Israel’s Ambassador to France Yael German, an ally of former prime minister Yair Lapid, resigned on Thursday, accusing his successor, Benjamin Netanyahu, and his incoming government of violating the principles of the Declaration of Independence and the vision of a Jewish, democratic state.
In a letter to Netanyahu, German said she was unable to “to lie to myself and continue to represent policies that are so radically different from what I believe in.”
German said she was proud to represent Israel and the outgoing government, which was based on “democracy, human rights, and the rule of law.”
“Sadly,” she added, “the government you established and lead includes representatives of parties whose extreme positions are expressed in its guidelines, in its policies, and in statements on legislation — illegitimate in my eyes — that it intends to pass.”
The Netanyahu-led 37th government was sworn in and took office Thursday evening.
German, who started her political career in the left-wing Meretz party, entered the Knesset with Lapid’s Yesh Atid in 2013 and served as health minister from 2013 to 2014.
Israel’s envoy to France is generally a political appointment, and Netanyahu would have been likely to replace her at some point had she not stepped down.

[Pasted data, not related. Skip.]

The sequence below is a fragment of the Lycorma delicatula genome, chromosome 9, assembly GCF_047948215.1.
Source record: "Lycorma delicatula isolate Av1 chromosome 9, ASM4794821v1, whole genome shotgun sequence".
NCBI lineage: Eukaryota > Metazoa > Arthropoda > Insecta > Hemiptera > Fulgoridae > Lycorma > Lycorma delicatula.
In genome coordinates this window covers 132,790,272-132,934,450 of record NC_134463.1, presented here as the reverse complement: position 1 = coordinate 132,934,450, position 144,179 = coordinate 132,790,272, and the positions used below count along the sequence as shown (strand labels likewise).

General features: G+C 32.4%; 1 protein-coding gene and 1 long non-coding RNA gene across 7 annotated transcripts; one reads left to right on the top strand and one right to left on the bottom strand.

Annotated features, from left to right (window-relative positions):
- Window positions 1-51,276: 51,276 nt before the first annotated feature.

A French official told The Times of Israel that German had updated Paris of her intention to resign. There was a farewell meeting at the Quai d’Orsay ten days ago, at which the French Foreign Ministry director-general for political affairs noted France’s opposition to Israel’s expulsion of French-Palestinian human rights lawyer Salah Hamouri.
Israel has said Hamouri was still active in a terror group, years after he was released from jail in 2011 for a plot to kill a prominent rabbi. He has denied all the allegations against him.
“We condemn today the Israeli authorities’ decision, against the law, to expel Salah Hamouri to France,” the French foreign ministry said in a statement.
The French official added that German was especially effective around the September bilateral conference on antisemitism in Paris, but that the France-Israel relationship was managed mainly through President Emmanuel Macron’s personal ties with Lapid.
Lapid and Macron have a warm relationship stretching back to before either of them was in a leadership role. Lapid took the unusual step of endorsing Macron in the 2017 presidential election, and Macron seemed to return the favor by hosting him at the Elysee Palace in Paris only four days before the April 2019 elections in Israel. In late November 2021, Lapid visited Paris and met with Macron at the end of a three-day trip to Europe.
As foreign minister in the outgoing government, Lapid made a point of improving Israel’s relationship with France.
Lapid appointed German as ambassador in 2021, a move met with some dismay as she does not speak native-level French.
“In France particularly, knowledge of the language is critical,” said Maia Sion-Tzidkiyahu, director of the program on Israel–Europe relations at Mitvim, a foreign policy think tank. “It’s critical for the ability of the ambassador to reach media outlets, for example.”